Thu 30 Oct
I recently came to this conclusion: as an interaction designer, if I’m not actively using social networks, then I’m just not doing my job. It’s obvious to say, but social media is the evolving, messy, inexorable and probably bright future of this business. Its all-comers approach to the creation of content and value is exactly in line with my philosophy for how design needs to change in order to matter in the coming decades. Still, that inevitability hasn’t stopped me from more or less ignoring these networks for too long.
To be sure, I have found some limited entertainment and satisfaction in social networks; Flickr is a good example. But frankly, I more often find them to be incredibly tedious. When it comes to a site like Facebook, whose proposition as an integral part of how we will all communicate, commiserate and transact in the near future is almost a sure thing, the time I spend on it seems more like homework than play. For many months, my position has been: email me and instant message me all you want, but please, whatever you do, don’t make me sign into Facebook. It’s just too much of a drag.
I admit that’s a bad attitude. Actually, it’s an irresponsible attitude for someone who purports to be a forward-looking designer. It’s a disservice to my colleagues and my employer, to begin with, as it basically amounts to sleeping on the job. But it’s also a terribly ineffective way to manage my own, long-term career development; ignoring social media in 2008 is not dissimilar to ignoring the emergence of the World Wide Web fifteen years ago. Those people got left behind, and the same thing could easily happen to me.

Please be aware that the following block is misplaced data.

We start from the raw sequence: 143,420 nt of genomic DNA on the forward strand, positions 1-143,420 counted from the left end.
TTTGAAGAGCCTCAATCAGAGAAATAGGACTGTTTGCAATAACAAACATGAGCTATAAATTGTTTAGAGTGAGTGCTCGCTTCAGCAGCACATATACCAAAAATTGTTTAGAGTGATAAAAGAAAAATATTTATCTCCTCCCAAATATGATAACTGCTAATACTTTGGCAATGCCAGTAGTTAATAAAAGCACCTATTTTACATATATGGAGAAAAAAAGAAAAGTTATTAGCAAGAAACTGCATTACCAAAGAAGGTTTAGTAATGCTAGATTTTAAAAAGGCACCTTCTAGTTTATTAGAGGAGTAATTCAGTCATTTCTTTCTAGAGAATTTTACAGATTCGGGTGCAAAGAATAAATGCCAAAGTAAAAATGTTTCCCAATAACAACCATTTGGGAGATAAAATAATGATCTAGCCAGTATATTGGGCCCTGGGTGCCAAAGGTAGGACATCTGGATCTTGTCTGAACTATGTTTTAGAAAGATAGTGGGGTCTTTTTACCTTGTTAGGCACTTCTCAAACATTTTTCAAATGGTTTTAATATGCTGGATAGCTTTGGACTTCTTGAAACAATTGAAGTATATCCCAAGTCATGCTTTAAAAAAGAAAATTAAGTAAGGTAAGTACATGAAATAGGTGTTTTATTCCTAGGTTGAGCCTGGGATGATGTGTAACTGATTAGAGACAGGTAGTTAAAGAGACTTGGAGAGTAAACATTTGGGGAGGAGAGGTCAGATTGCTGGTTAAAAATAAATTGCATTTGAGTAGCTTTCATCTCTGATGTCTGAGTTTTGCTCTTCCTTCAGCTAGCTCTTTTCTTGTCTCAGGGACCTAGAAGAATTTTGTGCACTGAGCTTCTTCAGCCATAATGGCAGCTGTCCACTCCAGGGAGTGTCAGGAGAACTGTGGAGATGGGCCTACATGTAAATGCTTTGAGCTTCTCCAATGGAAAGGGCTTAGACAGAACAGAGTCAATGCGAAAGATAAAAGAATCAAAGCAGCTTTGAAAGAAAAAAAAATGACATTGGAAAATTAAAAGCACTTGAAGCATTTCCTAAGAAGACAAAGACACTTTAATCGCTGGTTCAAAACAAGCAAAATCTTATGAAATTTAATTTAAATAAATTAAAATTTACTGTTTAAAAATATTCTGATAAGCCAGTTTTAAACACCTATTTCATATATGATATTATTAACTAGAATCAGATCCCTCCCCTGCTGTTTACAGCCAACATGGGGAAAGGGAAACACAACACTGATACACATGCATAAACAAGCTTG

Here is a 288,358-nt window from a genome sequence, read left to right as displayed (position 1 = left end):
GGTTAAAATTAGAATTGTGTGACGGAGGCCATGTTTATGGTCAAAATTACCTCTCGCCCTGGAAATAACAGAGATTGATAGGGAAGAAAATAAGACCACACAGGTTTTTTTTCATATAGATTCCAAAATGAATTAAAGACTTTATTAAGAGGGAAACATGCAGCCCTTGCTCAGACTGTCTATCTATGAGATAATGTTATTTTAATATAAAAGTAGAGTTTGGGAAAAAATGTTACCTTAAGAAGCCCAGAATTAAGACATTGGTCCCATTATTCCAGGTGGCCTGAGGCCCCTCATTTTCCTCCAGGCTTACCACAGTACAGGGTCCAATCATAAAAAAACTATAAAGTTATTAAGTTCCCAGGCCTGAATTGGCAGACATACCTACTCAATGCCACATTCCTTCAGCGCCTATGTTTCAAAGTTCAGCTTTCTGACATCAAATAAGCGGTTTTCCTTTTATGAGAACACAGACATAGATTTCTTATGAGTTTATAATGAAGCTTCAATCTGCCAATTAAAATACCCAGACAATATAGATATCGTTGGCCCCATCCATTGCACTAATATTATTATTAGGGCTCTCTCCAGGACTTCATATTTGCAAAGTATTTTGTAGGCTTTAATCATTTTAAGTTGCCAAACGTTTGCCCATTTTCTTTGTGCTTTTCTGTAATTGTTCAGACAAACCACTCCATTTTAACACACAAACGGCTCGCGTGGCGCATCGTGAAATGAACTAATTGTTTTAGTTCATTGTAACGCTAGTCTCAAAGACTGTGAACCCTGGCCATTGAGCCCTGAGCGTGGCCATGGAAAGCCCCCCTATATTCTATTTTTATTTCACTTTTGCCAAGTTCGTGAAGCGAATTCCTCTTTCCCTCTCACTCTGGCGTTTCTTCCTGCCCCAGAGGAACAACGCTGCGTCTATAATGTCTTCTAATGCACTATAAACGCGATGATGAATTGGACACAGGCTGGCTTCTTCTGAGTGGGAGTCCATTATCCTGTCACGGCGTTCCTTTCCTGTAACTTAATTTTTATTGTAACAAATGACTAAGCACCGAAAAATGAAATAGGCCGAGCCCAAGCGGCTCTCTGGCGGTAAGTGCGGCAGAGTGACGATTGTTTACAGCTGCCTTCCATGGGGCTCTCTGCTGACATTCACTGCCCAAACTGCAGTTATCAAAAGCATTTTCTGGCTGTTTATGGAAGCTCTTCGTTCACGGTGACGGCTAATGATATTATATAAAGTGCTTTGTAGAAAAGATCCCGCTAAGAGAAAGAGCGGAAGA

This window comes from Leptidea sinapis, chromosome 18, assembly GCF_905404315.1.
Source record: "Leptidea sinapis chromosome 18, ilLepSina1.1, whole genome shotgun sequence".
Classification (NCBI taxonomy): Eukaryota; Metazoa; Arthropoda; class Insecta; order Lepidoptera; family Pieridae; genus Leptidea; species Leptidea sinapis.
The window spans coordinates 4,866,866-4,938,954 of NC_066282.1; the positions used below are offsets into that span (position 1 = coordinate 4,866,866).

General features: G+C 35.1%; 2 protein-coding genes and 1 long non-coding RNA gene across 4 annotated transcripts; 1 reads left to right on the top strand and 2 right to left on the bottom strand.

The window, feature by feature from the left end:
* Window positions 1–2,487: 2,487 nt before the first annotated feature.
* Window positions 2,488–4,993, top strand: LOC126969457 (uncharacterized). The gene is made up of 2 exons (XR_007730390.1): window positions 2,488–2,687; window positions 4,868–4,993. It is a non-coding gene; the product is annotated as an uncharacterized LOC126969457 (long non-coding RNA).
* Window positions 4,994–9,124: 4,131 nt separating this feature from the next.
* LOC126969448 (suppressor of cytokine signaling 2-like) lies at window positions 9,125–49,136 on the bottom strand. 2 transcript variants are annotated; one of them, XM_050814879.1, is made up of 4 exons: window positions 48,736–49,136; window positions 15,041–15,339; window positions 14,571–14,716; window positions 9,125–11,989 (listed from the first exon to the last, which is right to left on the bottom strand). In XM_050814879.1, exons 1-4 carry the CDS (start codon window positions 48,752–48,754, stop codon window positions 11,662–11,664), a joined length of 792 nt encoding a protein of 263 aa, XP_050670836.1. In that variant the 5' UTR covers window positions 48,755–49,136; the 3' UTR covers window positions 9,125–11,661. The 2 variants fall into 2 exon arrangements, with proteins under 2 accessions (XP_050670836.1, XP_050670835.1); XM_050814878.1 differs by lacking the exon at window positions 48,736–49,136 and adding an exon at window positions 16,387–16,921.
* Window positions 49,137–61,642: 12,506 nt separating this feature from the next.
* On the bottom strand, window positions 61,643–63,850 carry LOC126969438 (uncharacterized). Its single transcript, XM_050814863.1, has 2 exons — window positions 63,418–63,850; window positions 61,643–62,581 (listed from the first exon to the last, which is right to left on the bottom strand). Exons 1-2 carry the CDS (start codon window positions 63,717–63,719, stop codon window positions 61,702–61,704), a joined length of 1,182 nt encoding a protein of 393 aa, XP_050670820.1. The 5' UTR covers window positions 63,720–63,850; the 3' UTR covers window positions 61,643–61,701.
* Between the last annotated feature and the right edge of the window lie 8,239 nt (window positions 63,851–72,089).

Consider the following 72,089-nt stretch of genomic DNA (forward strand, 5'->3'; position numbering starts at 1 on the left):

With good intentions, then, I’m now checking into my Facebook account regularly, earnestly trying to shunt aside that feeling that I’m doing nothing more than squandering away precious free hours. I’m still working through my backlog of friend invitations and messages; it’s not a burdensome task, really but it does feel like menial labor. And I’ve even returned to Twitter, which I tried fairly early on before taking a position that it’s basically ridiculous. Like I said, my intentions are good, but I won’t deny that my attitude has a ways to go yet. Keeping up with these networks is getting incrementally more entertaining, but it still very much feels like something I have to do, rather than something I want to do.
After a decade-plus of working in this business then, this is what it means to be an interaction designer: what was once effortless now takes effort. It would be disingenuous of me to suggest that I’m old, but neither am I young anymore. Suddenly the sky is starting to darken with increasingly ominous clouds of obsolesence. In my twenties, new ways of thinking and doing seemed very natural, and adjusting to the landscape was elementary business. Now, fending off stagnation has to be added to my job description. Learning new things takes work.